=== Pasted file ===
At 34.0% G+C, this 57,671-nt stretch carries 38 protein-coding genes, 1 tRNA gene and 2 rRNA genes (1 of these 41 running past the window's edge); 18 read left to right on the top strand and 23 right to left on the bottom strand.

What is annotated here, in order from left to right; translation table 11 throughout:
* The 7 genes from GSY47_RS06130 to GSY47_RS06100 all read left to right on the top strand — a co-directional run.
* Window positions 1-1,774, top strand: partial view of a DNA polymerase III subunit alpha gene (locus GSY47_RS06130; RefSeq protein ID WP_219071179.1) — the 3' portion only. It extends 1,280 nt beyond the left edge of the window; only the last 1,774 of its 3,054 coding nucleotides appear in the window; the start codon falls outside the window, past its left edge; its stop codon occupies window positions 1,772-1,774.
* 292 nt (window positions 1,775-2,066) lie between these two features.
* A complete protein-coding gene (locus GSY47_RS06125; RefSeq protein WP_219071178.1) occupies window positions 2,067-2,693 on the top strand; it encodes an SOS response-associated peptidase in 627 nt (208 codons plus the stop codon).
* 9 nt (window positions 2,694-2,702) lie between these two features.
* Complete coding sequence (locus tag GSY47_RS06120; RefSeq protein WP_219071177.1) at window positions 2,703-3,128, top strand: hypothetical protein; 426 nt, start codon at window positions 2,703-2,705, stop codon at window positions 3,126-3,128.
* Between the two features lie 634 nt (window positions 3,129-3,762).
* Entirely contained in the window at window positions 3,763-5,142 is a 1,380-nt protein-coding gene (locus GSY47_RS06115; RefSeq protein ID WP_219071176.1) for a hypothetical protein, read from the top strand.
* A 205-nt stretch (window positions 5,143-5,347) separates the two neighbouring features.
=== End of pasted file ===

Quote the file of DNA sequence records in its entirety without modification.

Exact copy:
At 34.0% G+C, this 57,671-nt stretch carries 38 protein-coding genes, 1 tRNA gene and 2 rRNA genes (1 of these 41 running past the window's edge); 18 read left to right on the top strand and 23 right to left on the bottom strand.

What is annotated here, in order from left to right; translation table 11 throughout:
* The 7 genes from GSY47_RS06130 to GSY47_RS06100 all read left to right on the top strand — a co-directional run.
* Window positions 1-1,774, top strand: partial view of a DNA polymerase III subunit alpha gene (locus GSY47_RS06130; RefSeq protein ID WP_219071179.1) — the 3' portion only. It extends 1,280 nt beyond the left edge of the window; only the last 1,774 of its 3,054 coding nucleotides appear in the window; the start codon falls outside the window, past its left edge; its stop codon occupies window positions 1,772-1,774.
* 292 nt (window positions 1,775-2,066) lie between these two features.
* A complete protein-coding gene (locus GSY47_RS06125; RefSeq protein WP_219071178.1) occupies window positions 2,067-2,693 on the top strand; it encodes an SOS response-associated peptidase in 627 nt (208 codons plus the stop codon).
* 9 nt (window positions 2,694-2,702) lie between these two features.
* Complete coding sequence (locus tag GSY47_RS06120; RefSeq protein WP_219071177.1) at window positions 2,703-3,128, top strand: hypothetical protein; 426 nt, start codon at window positions 2,703-2,705, stop codon at window positions 3,126-3,128.
* Between the two features lie 634 nt (window positions 3,129-3,762).
* Entirely contained in the window at window positions 3,763-5,142 is a 1,380-nt protein-coding gene (locus GSY47_RS06115; RefSeq protein ID WP_219071176.1) for a hypothetical protein, read from the top strand.
* A 205-nt stretch (window positions 5,143-5,347) separates the two neighbouring features.